Friday, February 26, 2010

Living in New Hampshire is not for Wimps!

My cell phone is what gets me up this morning. Sometime during the night, when I realized the power went out, I set the alarm. Now I’m lighting candles and hurricane lamps to see in the morning gloom. I’m glad we never boxed these up after the ice storm of December ‘08. They are still strategically placed around the house. I light the burners on the stove for some heat. Switching to propane cooking was the smartest thing we’ve ever done. At least I can boil water for instant coffee. I’m counting on the battery backed-up CO units to keep me alerted for fumes. I know the batteries are new so I’m not worried.

I boil water first, and get a gallon jug of water from the kitchen. I make my way to the bathroom sink with both and give my self a PTA bath. Please don’t ask me what PTA stands for, I think you can figure it out. I change my mind about what I’ve decided to wear for today, and put the blouse back and pull out a sweater instead. Then off to the kitchen for instant coffee.

Then I call the 800 number for the electric company. Typically when the power goes out, you can listen to a recording that will inform you of which towns are experiencing trouble and an estimate of when power will be restored. A chill runs down my spine when the voice tells me there is “wide spread power outage in New Hampshire.” No town listings, no estimates. This means only one thing. Disaster has struck! Memories, still vivid in my mind of the days without power, the cold nights, warming my feet by the space heater, climbing into a bed as hard as a rock (remember this if you’re thinking of buying a Temprapedic) and lugging changes of clothing to the office to shower before work.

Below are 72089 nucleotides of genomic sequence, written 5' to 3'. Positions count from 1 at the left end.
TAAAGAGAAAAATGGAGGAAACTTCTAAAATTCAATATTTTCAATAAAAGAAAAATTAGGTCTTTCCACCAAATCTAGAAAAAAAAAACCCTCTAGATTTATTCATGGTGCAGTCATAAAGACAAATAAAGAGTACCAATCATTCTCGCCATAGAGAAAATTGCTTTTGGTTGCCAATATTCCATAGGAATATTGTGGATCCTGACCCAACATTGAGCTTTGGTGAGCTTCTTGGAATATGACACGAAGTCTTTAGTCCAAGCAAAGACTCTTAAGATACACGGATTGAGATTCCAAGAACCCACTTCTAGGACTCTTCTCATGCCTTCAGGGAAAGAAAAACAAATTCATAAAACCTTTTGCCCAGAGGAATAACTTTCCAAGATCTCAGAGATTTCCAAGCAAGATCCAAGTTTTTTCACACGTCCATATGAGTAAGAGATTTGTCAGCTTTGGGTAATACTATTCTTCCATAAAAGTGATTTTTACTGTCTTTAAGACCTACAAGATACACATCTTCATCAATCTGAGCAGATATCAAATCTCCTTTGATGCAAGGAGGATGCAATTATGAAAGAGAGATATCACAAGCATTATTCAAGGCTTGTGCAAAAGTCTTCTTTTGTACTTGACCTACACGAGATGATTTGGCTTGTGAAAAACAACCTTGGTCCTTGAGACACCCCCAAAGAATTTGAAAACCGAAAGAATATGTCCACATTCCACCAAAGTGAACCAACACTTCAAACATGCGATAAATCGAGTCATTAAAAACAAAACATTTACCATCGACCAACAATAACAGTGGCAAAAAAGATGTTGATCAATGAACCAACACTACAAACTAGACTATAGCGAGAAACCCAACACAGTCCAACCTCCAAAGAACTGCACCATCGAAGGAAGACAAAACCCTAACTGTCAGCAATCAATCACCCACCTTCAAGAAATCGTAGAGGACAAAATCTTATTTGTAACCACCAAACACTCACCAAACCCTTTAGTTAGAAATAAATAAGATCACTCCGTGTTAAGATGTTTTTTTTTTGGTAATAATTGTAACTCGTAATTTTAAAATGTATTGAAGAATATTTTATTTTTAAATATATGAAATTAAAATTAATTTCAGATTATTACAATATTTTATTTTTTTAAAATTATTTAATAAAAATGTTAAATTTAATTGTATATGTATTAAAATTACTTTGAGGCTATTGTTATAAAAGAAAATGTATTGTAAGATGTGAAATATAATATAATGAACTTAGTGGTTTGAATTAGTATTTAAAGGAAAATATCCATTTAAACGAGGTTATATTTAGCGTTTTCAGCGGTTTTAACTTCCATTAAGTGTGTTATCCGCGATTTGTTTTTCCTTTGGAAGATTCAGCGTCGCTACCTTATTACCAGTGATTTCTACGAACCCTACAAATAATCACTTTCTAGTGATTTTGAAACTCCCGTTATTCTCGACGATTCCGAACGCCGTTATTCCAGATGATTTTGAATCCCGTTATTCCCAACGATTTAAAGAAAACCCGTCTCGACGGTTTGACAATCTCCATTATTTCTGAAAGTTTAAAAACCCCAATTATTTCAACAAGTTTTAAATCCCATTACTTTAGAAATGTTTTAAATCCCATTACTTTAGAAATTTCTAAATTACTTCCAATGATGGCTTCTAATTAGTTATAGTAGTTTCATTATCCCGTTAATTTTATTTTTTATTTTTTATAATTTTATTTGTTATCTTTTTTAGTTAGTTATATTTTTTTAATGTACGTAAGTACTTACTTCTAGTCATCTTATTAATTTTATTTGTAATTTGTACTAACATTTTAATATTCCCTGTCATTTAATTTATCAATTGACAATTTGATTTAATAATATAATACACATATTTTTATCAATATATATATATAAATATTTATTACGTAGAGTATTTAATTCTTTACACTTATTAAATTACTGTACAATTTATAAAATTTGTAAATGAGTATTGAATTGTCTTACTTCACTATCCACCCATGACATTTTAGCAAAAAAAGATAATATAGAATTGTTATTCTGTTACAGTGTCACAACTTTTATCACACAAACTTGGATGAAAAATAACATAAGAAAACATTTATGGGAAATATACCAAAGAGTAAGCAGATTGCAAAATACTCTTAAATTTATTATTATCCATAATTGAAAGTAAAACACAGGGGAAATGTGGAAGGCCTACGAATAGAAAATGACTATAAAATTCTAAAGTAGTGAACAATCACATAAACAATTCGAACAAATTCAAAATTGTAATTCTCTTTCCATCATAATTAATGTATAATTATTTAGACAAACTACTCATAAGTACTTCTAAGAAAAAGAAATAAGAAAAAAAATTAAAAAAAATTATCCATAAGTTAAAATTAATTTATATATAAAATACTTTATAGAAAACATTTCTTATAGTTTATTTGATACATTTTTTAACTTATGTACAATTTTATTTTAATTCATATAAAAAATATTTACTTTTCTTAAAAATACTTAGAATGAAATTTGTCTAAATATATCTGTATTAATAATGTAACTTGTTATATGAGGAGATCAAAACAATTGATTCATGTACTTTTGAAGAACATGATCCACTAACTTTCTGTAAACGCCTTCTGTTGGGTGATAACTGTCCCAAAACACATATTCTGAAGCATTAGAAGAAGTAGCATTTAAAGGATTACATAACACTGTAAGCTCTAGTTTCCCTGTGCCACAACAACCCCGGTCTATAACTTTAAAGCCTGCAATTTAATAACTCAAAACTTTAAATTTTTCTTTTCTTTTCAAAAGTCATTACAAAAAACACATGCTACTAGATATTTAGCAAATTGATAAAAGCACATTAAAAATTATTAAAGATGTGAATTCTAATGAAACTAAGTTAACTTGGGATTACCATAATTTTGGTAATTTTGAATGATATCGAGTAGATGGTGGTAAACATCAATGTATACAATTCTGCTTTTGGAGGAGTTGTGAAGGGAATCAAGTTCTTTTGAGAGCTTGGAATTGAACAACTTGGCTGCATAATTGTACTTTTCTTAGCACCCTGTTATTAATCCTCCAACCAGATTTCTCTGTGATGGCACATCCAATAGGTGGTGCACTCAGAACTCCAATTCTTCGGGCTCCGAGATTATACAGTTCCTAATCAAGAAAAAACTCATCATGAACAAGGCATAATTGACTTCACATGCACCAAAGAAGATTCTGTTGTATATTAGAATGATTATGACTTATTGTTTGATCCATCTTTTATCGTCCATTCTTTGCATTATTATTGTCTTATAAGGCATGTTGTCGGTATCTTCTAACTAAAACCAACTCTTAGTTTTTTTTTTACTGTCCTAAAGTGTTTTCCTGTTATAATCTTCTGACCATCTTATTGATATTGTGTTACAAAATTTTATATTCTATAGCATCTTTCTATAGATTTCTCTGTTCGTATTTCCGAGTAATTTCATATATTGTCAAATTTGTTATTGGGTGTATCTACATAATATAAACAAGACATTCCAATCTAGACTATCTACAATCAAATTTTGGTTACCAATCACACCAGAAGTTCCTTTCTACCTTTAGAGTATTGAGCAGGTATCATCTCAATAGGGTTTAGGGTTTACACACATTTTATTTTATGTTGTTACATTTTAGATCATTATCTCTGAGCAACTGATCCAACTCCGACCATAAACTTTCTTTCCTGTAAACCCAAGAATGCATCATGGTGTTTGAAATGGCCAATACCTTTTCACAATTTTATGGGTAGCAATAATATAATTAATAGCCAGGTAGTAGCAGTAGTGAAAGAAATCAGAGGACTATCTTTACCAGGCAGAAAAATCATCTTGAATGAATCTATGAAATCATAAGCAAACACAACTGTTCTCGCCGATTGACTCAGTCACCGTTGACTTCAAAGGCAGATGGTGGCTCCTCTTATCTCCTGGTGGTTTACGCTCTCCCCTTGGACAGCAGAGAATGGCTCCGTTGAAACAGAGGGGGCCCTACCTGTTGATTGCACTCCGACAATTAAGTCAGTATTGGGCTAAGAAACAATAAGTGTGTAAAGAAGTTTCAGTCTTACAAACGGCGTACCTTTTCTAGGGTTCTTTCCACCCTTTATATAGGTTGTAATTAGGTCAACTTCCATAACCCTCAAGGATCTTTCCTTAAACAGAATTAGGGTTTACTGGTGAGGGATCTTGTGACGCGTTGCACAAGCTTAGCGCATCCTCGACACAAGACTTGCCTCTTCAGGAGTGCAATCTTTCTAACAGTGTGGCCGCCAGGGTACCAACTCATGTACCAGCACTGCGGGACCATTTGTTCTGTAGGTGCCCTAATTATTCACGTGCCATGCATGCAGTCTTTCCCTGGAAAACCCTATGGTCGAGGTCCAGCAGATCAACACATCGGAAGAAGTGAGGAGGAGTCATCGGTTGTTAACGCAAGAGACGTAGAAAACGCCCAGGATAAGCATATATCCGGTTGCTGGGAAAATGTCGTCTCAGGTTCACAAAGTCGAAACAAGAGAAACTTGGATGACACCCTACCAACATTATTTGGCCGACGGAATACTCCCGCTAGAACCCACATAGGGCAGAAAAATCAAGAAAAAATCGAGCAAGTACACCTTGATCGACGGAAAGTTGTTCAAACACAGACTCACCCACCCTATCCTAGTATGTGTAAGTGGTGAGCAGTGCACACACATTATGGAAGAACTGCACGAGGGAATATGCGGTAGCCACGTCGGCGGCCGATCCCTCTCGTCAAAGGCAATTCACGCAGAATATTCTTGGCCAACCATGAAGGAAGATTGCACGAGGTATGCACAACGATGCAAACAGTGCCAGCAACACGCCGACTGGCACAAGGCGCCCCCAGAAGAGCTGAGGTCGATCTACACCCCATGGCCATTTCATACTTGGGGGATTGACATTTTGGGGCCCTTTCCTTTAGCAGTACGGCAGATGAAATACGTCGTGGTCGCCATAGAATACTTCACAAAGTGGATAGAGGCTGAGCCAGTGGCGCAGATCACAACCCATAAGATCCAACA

At first, I think about dragging out the battery powered radio to hear just how bad it is, but decide against it. I’ll know soon enough. My plan today is to head south to the Lexington Massachusetts office as I can’t be certain the Merrimack office has power, so why bother? There is a plus side to a long ride. I can warm up in the car, listen to all the news, and be sure to find the lights on when I arrive. The news on the radio is not good. The reality is much worse than I imagined. Roofs blown off, devastating fires that wipe out blocks, and trees and limbs down everywhere.

When I get to the Massachusetts office, I’m rewarded with warmth, hot coffee, bagels and internet connection. I put my head down to work and try not to think of the long cold weekend ahead. At noon, I cover the lobby for the receptionist. There’s a nice set of windows looking out over the area from this third floor suite. The employees passing by and I can only watch out the window with slack jaws. The Lexington blue sky has become an ugly dark gray, the rain begins to fall in torrents, then mixes with snow. While we watch a flash of lighting streaks past, with a resounded BOOM to follow. The Massachusetts folk complain about no umbrella. If that was the least of my concern, this would be one fine day. I’m heading home in a few hours to no lights, no internet, no TV and not heat. I have no idea how long I will have to endure this circumstance. The only thing I am certain about is that living in New Hampshire is not for wimps.


Anonymous said...


Love the blog! We wanted to point you in the direction of our official NH tourism page that has three motorcycle ride itineraries on it for different parts of the state. All three are great scenic rides that you have probably already taken.'s the link:

Tai Freligh
NH Travel and Tourism

Deb said...

Thanks for the commentary. New England can be a harsh place to live sometimes.
Fortunately for us, power was restored the next evening.
Many of our neighbors have generators, which served them well. My street, and many in the surrounding towns, had downed wires for several days. All is well, now.